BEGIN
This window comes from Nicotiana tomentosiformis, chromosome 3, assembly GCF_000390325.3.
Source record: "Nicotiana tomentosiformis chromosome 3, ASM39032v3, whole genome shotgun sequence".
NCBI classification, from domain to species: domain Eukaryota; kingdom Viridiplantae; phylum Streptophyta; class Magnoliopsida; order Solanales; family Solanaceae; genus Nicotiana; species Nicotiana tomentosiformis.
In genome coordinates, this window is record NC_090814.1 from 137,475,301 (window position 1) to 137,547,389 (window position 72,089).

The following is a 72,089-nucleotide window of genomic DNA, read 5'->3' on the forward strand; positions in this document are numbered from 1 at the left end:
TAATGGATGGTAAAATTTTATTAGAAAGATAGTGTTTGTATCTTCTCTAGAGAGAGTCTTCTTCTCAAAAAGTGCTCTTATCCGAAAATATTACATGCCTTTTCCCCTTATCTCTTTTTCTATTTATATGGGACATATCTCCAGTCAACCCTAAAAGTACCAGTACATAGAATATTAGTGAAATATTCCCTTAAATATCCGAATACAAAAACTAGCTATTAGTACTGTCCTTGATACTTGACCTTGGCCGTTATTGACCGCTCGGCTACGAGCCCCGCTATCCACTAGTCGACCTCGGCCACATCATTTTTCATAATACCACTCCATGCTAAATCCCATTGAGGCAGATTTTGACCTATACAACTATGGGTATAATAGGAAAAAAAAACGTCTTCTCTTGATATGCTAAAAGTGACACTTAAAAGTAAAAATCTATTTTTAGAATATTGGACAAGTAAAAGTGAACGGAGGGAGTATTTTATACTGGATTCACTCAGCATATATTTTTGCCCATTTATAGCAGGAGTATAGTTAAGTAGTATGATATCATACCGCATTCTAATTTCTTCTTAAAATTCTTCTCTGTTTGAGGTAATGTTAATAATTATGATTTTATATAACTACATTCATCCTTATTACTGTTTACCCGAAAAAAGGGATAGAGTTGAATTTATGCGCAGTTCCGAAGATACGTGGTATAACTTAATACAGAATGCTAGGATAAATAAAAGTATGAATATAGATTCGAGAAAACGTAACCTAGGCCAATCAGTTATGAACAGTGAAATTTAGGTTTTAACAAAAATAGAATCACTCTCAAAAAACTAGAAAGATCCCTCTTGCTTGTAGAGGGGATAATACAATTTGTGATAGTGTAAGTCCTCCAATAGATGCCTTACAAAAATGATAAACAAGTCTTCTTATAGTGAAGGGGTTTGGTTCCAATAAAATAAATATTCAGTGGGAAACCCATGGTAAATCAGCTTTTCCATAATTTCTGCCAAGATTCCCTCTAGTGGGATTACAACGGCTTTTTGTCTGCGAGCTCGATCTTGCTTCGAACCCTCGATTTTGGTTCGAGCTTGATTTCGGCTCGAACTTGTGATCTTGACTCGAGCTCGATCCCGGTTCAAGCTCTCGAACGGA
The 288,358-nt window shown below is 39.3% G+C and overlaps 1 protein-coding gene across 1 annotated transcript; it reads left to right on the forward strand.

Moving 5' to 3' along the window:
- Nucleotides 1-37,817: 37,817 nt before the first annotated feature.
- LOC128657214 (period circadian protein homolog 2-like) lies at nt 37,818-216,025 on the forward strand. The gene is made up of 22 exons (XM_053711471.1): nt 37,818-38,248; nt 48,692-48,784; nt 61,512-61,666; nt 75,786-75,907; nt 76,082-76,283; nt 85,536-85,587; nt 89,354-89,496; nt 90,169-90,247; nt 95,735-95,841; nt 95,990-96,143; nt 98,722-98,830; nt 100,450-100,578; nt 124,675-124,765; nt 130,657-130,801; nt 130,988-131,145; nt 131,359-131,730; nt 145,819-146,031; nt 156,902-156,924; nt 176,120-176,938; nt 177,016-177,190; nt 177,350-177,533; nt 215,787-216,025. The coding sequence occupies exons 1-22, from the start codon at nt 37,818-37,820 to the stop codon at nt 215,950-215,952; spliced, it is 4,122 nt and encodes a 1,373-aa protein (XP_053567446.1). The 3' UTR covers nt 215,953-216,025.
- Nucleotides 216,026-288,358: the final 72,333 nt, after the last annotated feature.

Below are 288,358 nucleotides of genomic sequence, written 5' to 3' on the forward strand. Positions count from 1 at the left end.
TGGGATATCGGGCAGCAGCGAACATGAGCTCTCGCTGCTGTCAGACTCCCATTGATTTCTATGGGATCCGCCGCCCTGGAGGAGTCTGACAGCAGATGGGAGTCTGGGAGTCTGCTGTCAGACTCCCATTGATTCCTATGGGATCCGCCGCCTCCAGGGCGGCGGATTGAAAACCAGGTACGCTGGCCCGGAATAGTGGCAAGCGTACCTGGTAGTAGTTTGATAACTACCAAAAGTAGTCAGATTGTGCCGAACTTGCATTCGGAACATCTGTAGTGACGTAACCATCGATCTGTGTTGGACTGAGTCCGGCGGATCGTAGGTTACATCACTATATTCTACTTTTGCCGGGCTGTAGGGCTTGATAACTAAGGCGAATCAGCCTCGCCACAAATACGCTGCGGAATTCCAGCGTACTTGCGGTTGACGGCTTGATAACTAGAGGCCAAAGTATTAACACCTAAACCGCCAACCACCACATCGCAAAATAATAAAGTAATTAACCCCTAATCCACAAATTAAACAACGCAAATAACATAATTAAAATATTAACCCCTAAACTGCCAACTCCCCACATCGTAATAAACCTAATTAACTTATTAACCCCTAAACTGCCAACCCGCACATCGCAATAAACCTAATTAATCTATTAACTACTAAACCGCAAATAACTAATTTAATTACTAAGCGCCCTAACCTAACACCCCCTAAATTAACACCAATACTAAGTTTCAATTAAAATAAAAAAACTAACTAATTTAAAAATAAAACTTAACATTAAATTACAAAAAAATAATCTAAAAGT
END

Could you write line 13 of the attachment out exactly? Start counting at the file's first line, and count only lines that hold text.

TGGGATATCGGGCAGCAGCGAACATGAGCTCTCGCTGCTGTCAGACTCCCATTGATTTCTATGGGATCCGCCGCCCTGGAGGAGTCTGACAGCAGATGGGAGTCTGGGAGTCTGCTGTCAGACTCCCATTGATTCCTATGGGATCCGCCGCCTCCAGGGCGGCGGATTGAAAACCAGGTACGCTGGCCCGGAATAGTGGCAAGCGTACCTGGTAGTAGTTTGATAACTACCAAAAGTAGTCAGATTGTGCCGAACTTGCATTCGGAACATCTGTAGTGACGTAACCATCGATCTGTGTTGGACTGAGTCCGGCGGATCGTAGGTTACATCACTATATTCTACTTTTGCCGGGCTGTAGGGCTTGATAACTAAGGCGAATCAGCCTCGCCACAAATACGCTGCGGAATTCCAGCGTACTTGCGGTTGACGGCTTGATAACTAGAGGCCAAAGTATTAACACCTAAACCGCCAACCACCACATCGCAAAATAATAAAGTAATTAACCCCTAATCCACAAATTAAACAACGCAAATAACATAATTAAAATATTAACCCCTAAACTGCCAACTCCCCACATCGTAATAAACCTAATTAACTTATTAACCCCTAAACTGCCAACCCGCACATCGCAATAAACCTAATTAATCTATTAACTACTAAACCGCAAATAACTAATTTAATTACTAAGCGCCCTAACCTAACACCCCCTAAATTAACACCAATACTAAGTTTCAATTAAAATAAAAAAACTAACTAATTTAAAAATAAAACTTAACATTAAATTACAAAAAAATAATCTAAAAGT